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The Jarrow March

28 minutes
First broadcast:
Monday 01 December 2008

Michael Portillo with the series revisiting the great moments of history to discover that they often conceal other events of equal, but forgotten, importance.

The Jarrow March.
'Marshal Riley's Army', the 'Jarrow Crusade' has become a symbol of the reaction of British society to the mass unemployment of the 1930s. In the month of October 1936, two hundred out-of-work Jarrow men came south to draw London's attention to their plight. They did not make political demands, but merely asked that something ought to be done to help them. They were polite, respectful, and orderly, and as they passed, all sections of society, rich and poor, came out to greet them. The Jarrow Marchers were treated to a heroes' welcome when they got to London. They showed how much the British cared about the unemployed, so now their place in history is secure.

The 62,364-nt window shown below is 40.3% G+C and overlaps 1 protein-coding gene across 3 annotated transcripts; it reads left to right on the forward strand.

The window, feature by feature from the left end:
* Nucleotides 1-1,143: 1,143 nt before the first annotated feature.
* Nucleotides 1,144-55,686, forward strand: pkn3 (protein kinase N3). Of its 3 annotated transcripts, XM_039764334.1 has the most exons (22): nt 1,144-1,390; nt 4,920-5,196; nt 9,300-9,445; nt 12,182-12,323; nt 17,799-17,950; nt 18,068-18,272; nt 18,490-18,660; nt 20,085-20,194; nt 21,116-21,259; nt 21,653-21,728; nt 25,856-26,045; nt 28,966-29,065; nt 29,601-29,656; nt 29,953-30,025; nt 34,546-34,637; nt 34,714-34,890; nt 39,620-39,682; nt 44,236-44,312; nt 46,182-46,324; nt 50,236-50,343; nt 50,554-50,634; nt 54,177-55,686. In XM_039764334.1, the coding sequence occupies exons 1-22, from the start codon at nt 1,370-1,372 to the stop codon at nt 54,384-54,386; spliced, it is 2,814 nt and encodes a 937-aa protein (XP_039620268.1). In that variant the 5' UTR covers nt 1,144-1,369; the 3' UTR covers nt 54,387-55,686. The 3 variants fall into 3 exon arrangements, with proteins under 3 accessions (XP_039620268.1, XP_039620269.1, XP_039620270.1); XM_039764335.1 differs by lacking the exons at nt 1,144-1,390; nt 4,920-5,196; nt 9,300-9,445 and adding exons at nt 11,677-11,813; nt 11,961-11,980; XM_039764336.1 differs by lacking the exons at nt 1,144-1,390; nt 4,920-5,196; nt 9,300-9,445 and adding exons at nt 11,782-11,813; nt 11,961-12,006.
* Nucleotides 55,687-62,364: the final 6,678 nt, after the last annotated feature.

But, Michael discovers that here had been a variety of "Hunger Marches" going back to the 1920s, the biggest of which was in 1932 organised by the Comunist backed National Unemployed Workers Movement or NUWM, after the level of unemployment was cut, with thousands of men and women marching to London. When the march arrived in Hyde Park on October 27th 1932, 100,000 supporters were greeted by over 3,000 police who launched a series of mounted charges into the crowds, and the arrival ended in chaos. But this event lead to the formation of the movement for civil liberties which resulted in the pressure group Liberty being formed.

So - why do we remember Jarrow? Maybe because it is pleasant to think of the past as an era of social peace, a time when there was a dignity in poverty and working men would ask for, rather than take, social and political recognition

Producer - Neil George




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